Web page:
Hathercourt

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  1. Mrs Molesworth
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  3. Hathercourt (Classic Reprint) - Molesworth - Google Books

Mrs Molesworth

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Read more Read less. No customer reviews. If none of us marry, or do anything for ourselves, it will come to be rather hard upon papa in a few years. What good is the Brocklehurst ball, Mary? It is so crowded, and the people come all in great parties; we never get to know any one.

I suppose our beauty is not of that striking order to shine out through country made dresses, and crowds of finer people! I enjoy it, of course — even dancing with Frank Bury is better than not dancing at all. I told you some time ago — and I shall always say so — the bane of our life has been curates. Because papa is a poor clergyman, with lots of daughters, every one seems to think there can be, and should be, nothing before us but curates.

It almost makes me dislike papa, to think he ever was one!

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The school children have gone in, and there are the Smithson girls coming up the lane, and they are always late. Do come! It felt chilly in church that morning. With corresponding reluctance to admit warmth and sunshine, it shrank from the genial spring-time — summer had to be undeniably summer before its presence could be realised within the aged walls. And this morning the congregation was even unusually small, which made the bareness and chilliness more obtrusive. Such a sound had never before been heard in Hathercourt Church on a Sunday morning; the sensation it produced in her, as gradually it grew louder and clearer, and more unmistakable, was so overpowering that she was positively afraid to look up.

Had she done so she would have expected to see the whole congregation turning to the door in awestruck anticipation of some portentous event. For the sound was that of carriage wheels — coming nearer, nearer, till at last — yes, there could now be no mistake, they stopped at the church gate. Then, after a little pause, came the creaking of the heavy oaken door, opened cautiously — the intruders evidently expecting themselves to be late comers — and seeming, as is the manner of doors, on that account to make all the more noise.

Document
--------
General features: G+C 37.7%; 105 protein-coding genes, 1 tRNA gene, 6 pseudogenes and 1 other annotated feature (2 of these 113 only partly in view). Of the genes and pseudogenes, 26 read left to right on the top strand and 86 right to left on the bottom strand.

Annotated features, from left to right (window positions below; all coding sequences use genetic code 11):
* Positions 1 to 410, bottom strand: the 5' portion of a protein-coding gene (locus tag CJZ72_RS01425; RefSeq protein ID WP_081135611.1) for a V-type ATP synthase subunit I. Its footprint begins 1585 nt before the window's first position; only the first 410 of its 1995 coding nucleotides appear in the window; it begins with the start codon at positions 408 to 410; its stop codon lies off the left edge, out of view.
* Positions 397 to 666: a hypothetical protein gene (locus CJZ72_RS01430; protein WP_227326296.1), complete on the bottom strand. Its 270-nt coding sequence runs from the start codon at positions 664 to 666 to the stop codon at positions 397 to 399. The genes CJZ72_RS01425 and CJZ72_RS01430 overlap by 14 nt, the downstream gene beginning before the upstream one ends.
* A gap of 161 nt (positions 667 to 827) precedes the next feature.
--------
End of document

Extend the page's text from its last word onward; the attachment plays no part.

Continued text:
Again a little hesitation, then the sound of footsteps, several footsteps, coming along the aisle, the rustle of dresses, a faint, indescribable stir in the air, the result, probably, of the heads of nearly all the congregation present being turned in the direction of the persons approaching. She glanced up, first at Lilias, whose eye she caught for an instant, an instant in which it spoke volumes.

See how discreetly I manage to do so — my prayer-book a little to one side. No one would guess I was not attending to the service. But from where Mary sat so much diplomacy was hardly called for. Another moment brought the newcomers full in her view, as they filed in, one after the other, two ladies, then two gentlemen, to a pew some little way in front.

Hathercourt (Classic Reprint) - Molesworth - Google Books

The first lady was middle-aged, if not elderly, well-dressed and rather fat; the second was tall and thin, and seemingly very young, well-dressed too, and — an accidental turn of her head brought the face full in sight — yes, there was no doubt of it, very, very pretty. Pretty with the prettiness that is almost, but not quite , beauty, that might, perhaps, grow to be such in a few years, for just now she could not, thought Mary, be more than sixteen or seventeen — the rounded cheek and white forehead, on which the dark, soft hair lay so nestlingly, had no lines or suspicions of furrows such as are seldom altogether escaped even at twenty; the nose, the mouth, the lovely, happy looking eyes, showing bright blue through the long black lashes, all told of the very first spring-time of life; the poise of the graceful little head on the shoulders, the flutter of unconcealed interest with which she looked about her, put her extreme youth beyond a doubt.

Neither of them was old, yet one was decidedly older than the other; both were good-looking, but one was better than good-looking, he was undoubtedly handsome, and his expression was almost as attractive in its way as that of the young girl beside him. Could they be brother and sister? Just then for the first time she caught distinct sight of the face of the other gentleman, the elder of the two. It was grave and serious enough to please her, surely! Too grave and serious by far, she decided.


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